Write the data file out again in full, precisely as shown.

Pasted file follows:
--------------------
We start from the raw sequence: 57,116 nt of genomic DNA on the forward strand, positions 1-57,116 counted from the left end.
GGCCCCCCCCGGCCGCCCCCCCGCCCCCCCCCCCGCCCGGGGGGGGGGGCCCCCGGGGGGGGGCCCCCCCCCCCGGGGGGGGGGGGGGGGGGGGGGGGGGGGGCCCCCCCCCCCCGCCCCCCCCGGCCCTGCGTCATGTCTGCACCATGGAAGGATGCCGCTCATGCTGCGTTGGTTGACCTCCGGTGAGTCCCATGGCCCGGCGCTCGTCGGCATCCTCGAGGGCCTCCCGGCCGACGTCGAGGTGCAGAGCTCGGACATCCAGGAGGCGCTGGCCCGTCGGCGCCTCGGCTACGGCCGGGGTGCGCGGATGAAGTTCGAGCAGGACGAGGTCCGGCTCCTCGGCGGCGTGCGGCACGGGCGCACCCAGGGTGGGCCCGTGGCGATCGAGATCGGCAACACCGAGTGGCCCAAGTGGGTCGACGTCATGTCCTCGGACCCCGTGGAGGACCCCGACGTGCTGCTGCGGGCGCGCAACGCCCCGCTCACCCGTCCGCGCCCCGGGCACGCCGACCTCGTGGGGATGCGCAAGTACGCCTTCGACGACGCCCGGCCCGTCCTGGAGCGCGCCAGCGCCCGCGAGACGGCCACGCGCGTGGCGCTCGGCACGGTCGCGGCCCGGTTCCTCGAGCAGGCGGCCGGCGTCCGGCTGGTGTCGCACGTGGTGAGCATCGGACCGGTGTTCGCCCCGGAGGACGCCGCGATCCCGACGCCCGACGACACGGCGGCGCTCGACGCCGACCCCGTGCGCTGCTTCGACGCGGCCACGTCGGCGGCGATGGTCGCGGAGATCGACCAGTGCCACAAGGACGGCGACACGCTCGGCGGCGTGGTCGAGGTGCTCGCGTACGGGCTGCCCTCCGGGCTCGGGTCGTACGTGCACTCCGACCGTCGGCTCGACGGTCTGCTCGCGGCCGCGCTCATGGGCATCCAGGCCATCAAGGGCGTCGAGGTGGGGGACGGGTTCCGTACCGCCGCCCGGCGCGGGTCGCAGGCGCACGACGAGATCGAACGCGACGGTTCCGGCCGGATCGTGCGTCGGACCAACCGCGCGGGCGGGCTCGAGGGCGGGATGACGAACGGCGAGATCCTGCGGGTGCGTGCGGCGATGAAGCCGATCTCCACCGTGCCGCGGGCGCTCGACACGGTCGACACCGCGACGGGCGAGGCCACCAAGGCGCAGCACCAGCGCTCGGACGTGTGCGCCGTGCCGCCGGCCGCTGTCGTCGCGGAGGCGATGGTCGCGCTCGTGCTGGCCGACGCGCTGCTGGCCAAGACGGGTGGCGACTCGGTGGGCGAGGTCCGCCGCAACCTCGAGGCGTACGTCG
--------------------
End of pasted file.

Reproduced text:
We start from the raw sequence: 57,116 nt of genomic DNA on the forward strand, positions 1-57,116 counted from the left end.
GGCCCCCCCCGGCCGCCCCCCCGCCCCCCCCCCCGCCCGGGGGGGGGGGCCCCCGGGGGGGGGCCCCCCCCCCCGGGGGGGGGGGGGGGGGGGGGGGGGGGGGCCCCCCCCCCCCGCCCCCCCCGGCCCTGCGTCATGTCTGCACCATGGAAGGATGCCGCTCATGCTGCGTTGGTTGACCTCCGGTGAGTCCCATGGCCCGGCGCTCGTCGGCATCCTCGAGGGCCTCCCGGCCGACGTCGAGGTGCAGAGCTCGGACATCCAGGAGGCGCTGGCCCGTCGGCGCCTCGGCTACGGCCGGGGTGCGCGGATGAAGTTCGAGCAGGACGAGGTCCGGCTCCTCGGCGGCGTGCGGCACGGGCGCACCCAGGGTGGGCCCGTGGCGATCGAGATCGGCAACACCGAGTGGCCCAAGTGGGTCGACGTCATGTCCTCGGACCCCGTGGAGGACCCCGACGTGCTGCTGCGGGCGCGCAACGCCCCGCTCACCCGTCCGCGCCCCGGGCACGCCGACCTCGTGGGGATGCGCAAGTACGCCTTCGACGACGCCCGGCCCGTCCTGGAGCGCGCCAGCGCCCGCGAGACGGCCACGCGCGTGGCGCTCGGCACGGTCGCGGCCCGGTTCCTCGAGCAGGCGGCCGGCGTCCGGCTGGTGTCGCACGTGGTGAGCATCGGACCGGTGTTCGCCCCGGAGGACGCCGCGATCCCGACGCCCGACGACACGGCGGCGCTCGACGCCGACCCCGTGCGCTGCTTCGACGCGGCCACGTCGGCGGCGATGGTCGCGGAGATCGACCAGTGCCACAAGGACGGCGACACGCTCGGCGGCGTGGTCGAGGTGCTCGCGTACGGGCTGCCCTCCGGGCTCGGGTCGTACGTGCACTCCGACCGTCGGCTCGACGGTCTGCTCGCGGCCGCGCTCATGGGCATCCAGGCCATCAAGGGCGTCGAGGTGGGGGACGGGTTCCGTACCGCCGCCCGGCGCGGGTCGCAGGCGCACGACGAGATCGAACGCGACGGTTCCGGCCGGATCGTGCGTCGGACCAACCGCGCGGGCGGGCTCGAGGGCGGGATGACGAACGGCGAGATCCTGCGGGTGCGTGCGGCGATGAAGCCGATCTCCACCGTGCCGCGGGCGCTCGACACGGTCGACACCGCGACGGGCGAGGCCACCAAGGCGCAGCACCAGCGCTCGGACGTGTGCGCCGTGCCGCCGGCCGCTGTCGTCGCGGAGGCGATGGTCGCGCTCGTGCTGGCCGACGCGCTGCTGGCCAAGACGGGTGGCGACTCGGTGGGCGAGGTCCGCCGCAACCTCGAGGCGTACGTCG